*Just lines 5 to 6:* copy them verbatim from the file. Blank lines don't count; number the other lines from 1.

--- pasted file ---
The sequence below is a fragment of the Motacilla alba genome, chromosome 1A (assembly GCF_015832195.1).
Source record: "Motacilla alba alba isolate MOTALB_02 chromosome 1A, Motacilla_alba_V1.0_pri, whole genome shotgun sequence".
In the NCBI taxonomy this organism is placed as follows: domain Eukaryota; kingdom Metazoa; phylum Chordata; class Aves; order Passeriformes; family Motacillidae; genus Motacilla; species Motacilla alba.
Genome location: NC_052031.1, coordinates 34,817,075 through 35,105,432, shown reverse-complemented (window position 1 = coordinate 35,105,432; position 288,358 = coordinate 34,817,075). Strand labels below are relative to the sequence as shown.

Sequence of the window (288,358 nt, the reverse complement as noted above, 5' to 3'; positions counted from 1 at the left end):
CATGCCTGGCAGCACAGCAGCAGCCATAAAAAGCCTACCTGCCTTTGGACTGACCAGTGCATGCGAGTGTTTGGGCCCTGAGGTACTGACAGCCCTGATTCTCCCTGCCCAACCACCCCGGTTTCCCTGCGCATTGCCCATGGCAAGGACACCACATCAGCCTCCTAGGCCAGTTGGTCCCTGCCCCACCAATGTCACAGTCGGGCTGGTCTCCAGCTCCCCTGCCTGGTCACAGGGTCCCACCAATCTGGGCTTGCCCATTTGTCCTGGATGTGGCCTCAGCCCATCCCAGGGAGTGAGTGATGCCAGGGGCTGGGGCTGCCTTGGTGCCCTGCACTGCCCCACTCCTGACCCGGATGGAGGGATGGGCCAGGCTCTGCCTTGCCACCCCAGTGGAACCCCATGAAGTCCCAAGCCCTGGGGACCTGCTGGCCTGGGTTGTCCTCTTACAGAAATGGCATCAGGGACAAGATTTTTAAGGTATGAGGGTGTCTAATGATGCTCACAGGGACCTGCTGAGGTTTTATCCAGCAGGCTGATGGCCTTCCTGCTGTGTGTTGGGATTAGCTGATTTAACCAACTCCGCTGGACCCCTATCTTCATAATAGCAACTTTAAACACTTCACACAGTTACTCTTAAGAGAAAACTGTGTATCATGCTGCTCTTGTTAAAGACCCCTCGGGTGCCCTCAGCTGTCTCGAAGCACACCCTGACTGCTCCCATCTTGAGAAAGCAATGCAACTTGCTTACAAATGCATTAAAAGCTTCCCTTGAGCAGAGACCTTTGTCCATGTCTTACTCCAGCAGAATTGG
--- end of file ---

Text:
Sequence of the window (288,358 nt, the reverse complement as noted above, 5' to 3'; positions counted from 1 at the left end):
CATGCCTGGCAGCACAGCAGCAGCCATAAAAAGCCTACCTGCCTTTGGACTGACCAGTGCATGCGAGTGTTTGGGCCCTGAGGTACTGACAGCCCTGATTCTCCCTGCCCAACCACCCCGGTTTCCCTGCGCATTGCCCATGGCAAGGACACCACATCAGCCTCCTAGGCCAGTTGGTCCCTGCCCCACCAATGTCACAGTCGGGCTGGTCTCCAGCTCCCCTGCCTGGTCACAGGGTCCCACCAATCTGGGCTTGCCCATTTGTCCTGGATGTGGCCTCAGCCCATCCCAGGGAGTGAGTGATGCCAGGGGCTGGGGCTGCCTTGGTGCCCTGCACTGCCCCACTCCTGACCCGGATGGAGGGATGGGCCAGGCTCTGCCTTGCCACCCCAGTGGAACCCCATGAAGTCCCAAGCCCTGGGGACCTGCTGGCCTGGGTTGTCCTCTTACAGAAATGGCATCAGGGACAAGATTTTTAAGGTATGAGGGTGTCTAATGATGCTCACAGGGACCTGCTGAGGTTTTATCCAGCAGGCTGATGGCCTTCCTGCTGTGTGTTGGGATTAGCTGATTTAACCAACTCCGCTGGACCCCTATCTTCATAATAGCAACTTTAAACACTTCACACAGTTACTCTTAAGAGAAAACTGTGTATCATGCTGCTCTTGTTAAAGACCCCTCGGGTGCCCTCAGCTGTCTCGAAGCACACCCTGACTGCTCCCATCTTGAGAAAGCAATGCAACTTGCTTACAAATGCATTAAAAGCTTCCCTTGAGCAGAGACCTTTGTCCATGTCTTACTCCAGCAGAATTGG